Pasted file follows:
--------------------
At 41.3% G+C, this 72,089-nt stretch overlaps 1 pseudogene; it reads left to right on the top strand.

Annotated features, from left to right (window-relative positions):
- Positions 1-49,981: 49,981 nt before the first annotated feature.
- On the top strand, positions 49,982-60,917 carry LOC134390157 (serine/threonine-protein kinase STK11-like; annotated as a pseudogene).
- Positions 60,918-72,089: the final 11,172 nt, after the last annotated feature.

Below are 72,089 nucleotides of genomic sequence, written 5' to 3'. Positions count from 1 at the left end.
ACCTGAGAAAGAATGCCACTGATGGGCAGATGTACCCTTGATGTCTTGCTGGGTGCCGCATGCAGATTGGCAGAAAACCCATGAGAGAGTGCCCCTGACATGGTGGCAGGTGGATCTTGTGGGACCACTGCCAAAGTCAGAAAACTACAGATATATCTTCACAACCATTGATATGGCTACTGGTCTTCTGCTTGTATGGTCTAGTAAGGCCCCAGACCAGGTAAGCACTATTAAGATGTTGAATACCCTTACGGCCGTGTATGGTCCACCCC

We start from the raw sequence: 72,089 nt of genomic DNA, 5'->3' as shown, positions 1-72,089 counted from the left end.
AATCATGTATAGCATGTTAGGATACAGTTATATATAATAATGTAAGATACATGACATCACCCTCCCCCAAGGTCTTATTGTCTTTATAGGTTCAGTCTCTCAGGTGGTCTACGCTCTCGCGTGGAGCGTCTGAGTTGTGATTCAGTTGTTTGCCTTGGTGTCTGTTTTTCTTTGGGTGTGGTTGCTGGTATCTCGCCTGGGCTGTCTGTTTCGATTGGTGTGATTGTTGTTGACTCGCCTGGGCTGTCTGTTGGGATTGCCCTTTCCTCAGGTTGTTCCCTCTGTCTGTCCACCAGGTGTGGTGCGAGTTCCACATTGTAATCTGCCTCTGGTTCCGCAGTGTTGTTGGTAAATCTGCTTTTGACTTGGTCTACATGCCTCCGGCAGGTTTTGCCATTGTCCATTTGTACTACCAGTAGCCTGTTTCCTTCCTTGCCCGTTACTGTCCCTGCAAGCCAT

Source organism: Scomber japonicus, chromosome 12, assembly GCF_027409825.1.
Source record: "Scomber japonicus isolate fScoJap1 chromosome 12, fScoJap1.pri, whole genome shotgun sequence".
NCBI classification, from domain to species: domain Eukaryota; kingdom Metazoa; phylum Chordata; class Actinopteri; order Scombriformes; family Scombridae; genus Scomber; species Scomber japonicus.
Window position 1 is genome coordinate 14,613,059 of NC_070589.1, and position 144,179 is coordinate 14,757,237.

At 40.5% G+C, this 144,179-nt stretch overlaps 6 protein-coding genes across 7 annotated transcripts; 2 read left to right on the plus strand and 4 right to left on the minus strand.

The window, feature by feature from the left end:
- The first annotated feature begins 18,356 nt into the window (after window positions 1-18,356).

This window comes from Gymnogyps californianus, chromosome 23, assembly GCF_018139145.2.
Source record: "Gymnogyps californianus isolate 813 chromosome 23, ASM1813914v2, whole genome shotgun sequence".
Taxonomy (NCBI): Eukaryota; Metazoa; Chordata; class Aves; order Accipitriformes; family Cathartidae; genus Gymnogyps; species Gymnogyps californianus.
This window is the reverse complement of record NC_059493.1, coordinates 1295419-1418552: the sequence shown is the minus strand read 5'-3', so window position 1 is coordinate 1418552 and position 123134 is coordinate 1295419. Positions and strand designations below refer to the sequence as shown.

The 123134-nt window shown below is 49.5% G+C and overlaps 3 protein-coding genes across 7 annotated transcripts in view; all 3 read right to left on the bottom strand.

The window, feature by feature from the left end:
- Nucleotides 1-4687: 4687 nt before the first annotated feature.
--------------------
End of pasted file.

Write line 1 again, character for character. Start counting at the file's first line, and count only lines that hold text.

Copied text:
At 41.3% G+C, this 72,089-nt stretch overlaps 1 pseudogene; it reads left to right on the top strand.